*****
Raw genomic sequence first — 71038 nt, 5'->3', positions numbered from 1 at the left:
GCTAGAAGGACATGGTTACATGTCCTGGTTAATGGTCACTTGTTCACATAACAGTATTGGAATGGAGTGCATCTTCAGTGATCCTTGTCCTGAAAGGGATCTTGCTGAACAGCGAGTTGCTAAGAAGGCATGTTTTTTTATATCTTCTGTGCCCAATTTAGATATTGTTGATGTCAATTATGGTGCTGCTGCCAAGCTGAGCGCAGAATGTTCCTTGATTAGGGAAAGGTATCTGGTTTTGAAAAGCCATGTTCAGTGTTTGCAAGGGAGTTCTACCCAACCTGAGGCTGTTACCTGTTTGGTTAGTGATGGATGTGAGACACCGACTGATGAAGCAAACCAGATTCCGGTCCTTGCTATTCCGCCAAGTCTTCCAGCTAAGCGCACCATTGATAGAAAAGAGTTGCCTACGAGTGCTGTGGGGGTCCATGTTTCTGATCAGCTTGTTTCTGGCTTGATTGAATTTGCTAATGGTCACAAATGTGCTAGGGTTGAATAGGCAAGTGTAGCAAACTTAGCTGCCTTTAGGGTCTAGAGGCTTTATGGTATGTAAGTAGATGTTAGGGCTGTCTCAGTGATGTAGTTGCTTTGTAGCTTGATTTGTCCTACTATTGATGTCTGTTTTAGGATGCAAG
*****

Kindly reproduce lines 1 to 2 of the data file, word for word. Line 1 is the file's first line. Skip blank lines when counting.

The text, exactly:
Raw genomic sequence first — 71038 nt, 5'->3', positions numbered from 1 at the left:
GCTAGAAGGACATGGTTACATGTCCTGGTTAATGGTCACTTGTTCACATAACAGTATTGGAATGGAGTGCATCTTCAGTGATCCTTGTCCTGAAAGGGATCTTGCTGAACAGCGAGTTGCTAAGAAGGCATGTTTTTTTATATCTTCTGTGCCCAATTTAGATATTGTTGATGTCAATTATGGTGCTGCTGCCAAGCTGAGCGCAGAATGTTCCTTGATTAGGGAAAGGTATCTGGTTTTGAAAAGCCATGTTCAGTGTTTGCAAGGGAGTTCTACCCAACCTGAGGCTGTTACCTGTTTGGTTAGTGATGGATGTGAGACACCGACTGATGAAGCAAACCAGATTCCGGTCCTTGCTATTCCGCCAAGTCTTCCAGCTAAGCGCACCATTGATAGAAAAGAGTTGCCTACGAGTGCTGTGGGGGTCCATGTTTCTGATCAGCTTGTTTCTGGCTTGATTGAATTTGCTAATGGTCACAAATGTGCTAGGGTTGAATAGGCAAGTGTAGCAAACTTAGCTGCCTTTAGGGTCTAGAGGCTTTATGGTATGTAAGTAGATGTTAGGGCTGTCTCAGTGATGTAGTTGCTTTGTAGCTTGATTTGTCCTACTATTGATGTCTGTTTTAGGATGCAAG